Containment on the McKinney Fire in western Siskiyou County has risen to 30%, up from 10% during the prior few days, fire officials said at a community meeting on Friday evening.
The wildfire is continuing to inch up in size, measuring 60,044 acres as of Saturday morning.
A survey that's underway has found the McKinney Fire has destroyed 87 homes and 45 other structures, fire officials said.
Crews doing inspections found another 134 structures had not been damaged, while four structures received minor damage.
The inspection crews have examined a total of 274 structures so far in the initial damage assessment phase, which is more than 50% complete, the Siskiyou County Office of Emergency Services said on Friday.
Four people have died in the wildfire, the largest in California so far this fire season. Those individuals have not yet been identified.
Officials say they expect to gain more containment as fire crews aggressively fight the blaze and dig fire lines. There is no expected date for full containment, according to state fire authorities.
While the situation has improved with more than 2,700 personnel working on the fire, "It's not out yet," Klamath National Forest Supervisor Rachel Smith said. Lightning is continuing to spark fires in the area, she said.
"I wanted to ask you to stay vigilant and remain patient. The next 72 hours are going to be pretty important for us as we're working to button up this fire," Smith said.
Fire behavior analyst Dennis Burns cautioned that conditions forecast for Sunday and Monday "are going to be almost identical to when this fire started. The biggest fear is that we have a jackpot of unburned fuel within the fire perimeter ... and it ignites."
Saturday is expected to be hot and dry, with a potential for thunderstorms that could start fires, Burns said.
There have been some recent wins, according to Siskiyou County Sheriff Jeremiah LaRue.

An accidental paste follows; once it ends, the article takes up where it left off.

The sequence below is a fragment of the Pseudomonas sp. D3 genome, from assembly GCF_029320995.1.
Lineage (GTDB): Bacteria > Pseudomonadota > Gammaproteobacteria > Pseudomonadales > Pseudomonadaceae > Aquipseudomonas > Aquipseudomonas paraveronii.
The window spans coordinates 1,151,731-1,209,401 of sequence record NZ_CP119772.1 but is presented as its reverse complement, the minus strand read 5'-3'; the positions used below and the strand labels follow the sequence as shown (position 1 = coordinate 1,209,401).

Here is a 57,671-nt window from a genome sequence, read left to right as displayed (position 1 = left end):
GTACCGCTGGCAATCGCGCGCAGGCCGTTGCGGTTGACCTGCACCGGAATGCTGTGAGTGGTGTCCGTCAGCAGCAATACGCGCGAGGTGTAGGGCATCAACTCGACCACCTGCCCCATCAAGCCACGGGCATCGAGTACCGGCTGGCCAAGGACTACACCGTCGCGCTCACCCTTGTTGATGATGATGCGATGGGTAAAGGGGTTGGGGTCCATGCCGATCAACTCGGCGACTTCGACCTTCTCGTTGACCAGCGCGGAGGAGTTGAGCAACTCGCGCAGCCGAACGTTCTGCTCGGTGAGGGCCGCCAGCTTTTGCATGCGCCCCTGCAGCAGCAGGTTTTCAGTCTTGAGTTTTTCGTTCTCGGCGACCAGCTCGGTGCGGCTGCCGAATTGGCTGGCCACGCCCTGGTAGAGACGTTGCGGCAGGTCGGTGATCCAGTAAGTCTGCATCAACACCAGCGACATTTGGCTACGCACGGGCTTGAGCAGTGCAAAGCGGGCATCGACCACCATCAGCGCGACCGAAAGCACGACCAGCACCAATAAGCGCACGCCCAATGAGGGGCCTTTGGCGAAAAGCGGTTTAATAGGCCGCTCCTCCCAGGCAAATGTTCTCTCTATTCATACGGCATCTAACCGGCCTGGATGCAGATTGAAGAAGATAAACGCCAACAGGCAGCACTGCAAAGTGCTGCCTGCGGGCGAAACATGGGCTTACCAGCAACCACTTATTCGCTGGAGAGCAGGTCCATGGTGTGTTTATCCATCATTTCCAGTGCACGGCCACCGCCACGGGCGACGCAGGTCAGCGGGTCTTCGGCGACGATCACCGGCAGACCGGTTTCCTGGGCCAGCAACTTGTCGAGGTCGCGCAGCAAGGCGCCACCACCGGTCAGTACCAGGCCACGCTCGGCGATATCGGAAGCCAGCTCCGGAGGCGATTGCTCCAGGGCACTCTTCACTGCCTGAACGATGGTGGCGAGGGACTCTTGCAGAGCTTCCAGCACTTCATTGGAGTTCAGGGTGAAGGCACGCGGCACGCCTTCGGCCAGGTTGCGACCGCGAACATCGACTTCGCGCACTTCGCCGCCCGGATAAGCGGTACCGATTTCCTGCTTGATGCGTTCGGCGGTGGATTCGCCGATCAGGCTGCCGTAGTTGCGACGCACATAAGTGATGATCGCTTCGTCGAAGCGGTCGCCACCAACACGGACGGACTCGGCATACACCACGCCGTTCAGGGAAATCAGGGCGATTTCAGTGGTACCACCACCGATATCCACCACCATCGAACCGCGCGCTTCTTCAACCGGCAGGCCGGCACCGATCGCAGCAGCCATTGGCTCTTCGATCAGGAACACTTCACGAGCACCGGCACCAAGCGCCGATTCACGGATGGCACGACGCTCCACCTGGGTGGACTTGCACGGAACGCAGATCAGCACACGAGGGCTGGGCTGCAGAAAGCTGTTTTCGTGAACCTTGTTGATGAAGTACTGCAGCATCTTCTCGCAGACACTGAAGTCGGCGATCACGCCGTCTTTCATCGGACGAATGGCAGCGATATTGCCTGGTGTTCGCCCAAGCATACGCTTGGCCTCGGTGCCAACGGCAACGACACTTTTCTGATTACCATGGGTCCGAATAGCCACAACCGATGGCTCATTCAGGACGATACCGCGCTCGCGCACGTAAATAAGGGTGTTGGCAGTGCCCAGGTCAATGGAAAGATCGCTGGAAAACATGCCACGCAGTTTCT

"It is very exciting that we have been able to get people back into their homes. Others are still waiting. We just ask for continued patience as we move forward. This is a long process," he said.
After several sections of Yreka and Hawkinsville were downgraded from evacuation orders to evacuation warnings, residents there were able to return to their homes, the Siskiyou County Office of Emergency Services said.
Late Friday afternoon, the sheriff issued new evacuation warnings for some areas east of Happy Camp due to wildfire activity.
Pushed by dry conditions and wind, the McKinney Fire leveled the small town of Klamath River. Thunderstorms on Tuesday evening led to flash flooding and destructive flows of mud and debris in the wildfire area.
More than 7,300 of the county's 44,000 residents have been affected by evacuation orders or warnings since the wildfire started July 29, officials said.
Siskiyou County Office of Emergency Service Director Bryan Schenone said 6,000 structures were located within the current evacuation zones.
The cause of the McKinney Fire remains under investigation by a specialized U.S. Forest Service team.
Yeti and Alex fires
A community meeting about the lightning-caused Yeti and Alex fires is set for 7 p.m. Saturday at Happy Camp High School, 234 Indian Creek Road. A livestream will be at Facebook.com/KlamathNF.
The two fires were a combined 7,721 acres as of Saturday morning. The Yeti Fire was 7,570 acres with 0% containment and the Alex Fire was 151 acres with 20% containment.
Michele Chandler covers criminal justice issues for the Redding Record Searchlight/USA Today Network. Follow her on Twitter at @MChandler_RS, call her at 530-338-7753 or email her at email@example.com. Please support our entire newsroom's commitment to public service journalism by subscribing today.
This article originally appeared on Redding Record Searchlight: McKinney Fire updates: Containment rises to 30%